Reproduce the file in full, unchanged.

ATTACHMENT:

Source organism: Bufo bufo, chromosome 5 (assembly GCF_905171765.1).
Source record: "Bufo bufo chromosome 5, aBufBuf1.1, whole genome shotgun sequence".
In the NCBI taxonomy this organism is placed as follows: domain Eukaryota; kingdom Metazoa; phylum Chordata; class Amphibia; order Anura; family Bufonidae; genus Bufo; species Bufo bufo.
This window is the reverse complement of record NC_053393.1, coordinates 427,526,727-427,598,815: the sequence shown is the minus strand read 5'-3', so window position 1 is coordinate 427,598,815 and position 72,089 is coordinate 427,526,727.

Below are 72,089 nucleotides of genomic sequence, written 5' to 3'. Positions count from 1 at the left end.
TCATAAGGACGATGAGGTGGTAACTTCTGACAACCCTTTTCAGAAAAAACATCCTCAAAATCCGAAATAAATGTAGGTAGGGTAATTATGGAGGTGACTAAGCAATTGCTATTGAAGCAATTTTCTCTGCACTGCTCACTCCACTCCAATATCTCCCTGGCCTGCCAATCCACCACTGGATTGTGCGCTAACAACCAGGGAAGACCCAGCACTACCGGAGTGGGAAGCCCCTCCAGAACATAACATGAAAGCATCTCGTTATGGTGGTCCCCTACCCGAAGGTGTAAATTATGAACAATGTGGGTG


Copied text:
Source organism: Bufo bufo, chromosome 5 (assembly GCF_905171765.1).
Source record: "Bufo bufo chromosome 5, aBufBuf1.1, whole genome shotgun sequence".
In the NCBI taxonomy this organism is placed as follows: domain Eukaryota; kingdom Metazoa; phylum Chordata; class Amphibia; order Anura; family Bufonidae; genus Bufo; species Bufo bufo.
This window is the reverse complement of record NC_053393.1, coordinates 427,526,727-427,598,815: the sequence shown is the minus strand read 5'-3', so window position 1 is coordinate 427,598,815 and position 72,089 is coordinate 427,526,727.

Below are 72,089 nucleotides of genomic sequence, written 5' to 3'. Positions count from 1 at the left end.
TCATAAGGACGATGAGGTGGTAACTTCTGACAACCCTTTTCAGAAAAAACATCCTCAAAATCCGAAATAAATGTAGGTAGGGTAATTATGGAGGTGACTAAGCAATTGCTATTGAAGCAATTTTCTCTGCACTGCTCACTCCACTCCAATATCTCCCTGGCCTGCCAATCCACCACTGGATTGTGCGCTAACAACCAGGGAAGACCCAGCACTACCGGAGTGGGAAGCCCCTCCAGAACATAACATGAAAGCATCTCGTTATGGTGGTCCCCTACCCGAAGGTGTAAATTATGAACAATGTGGGTG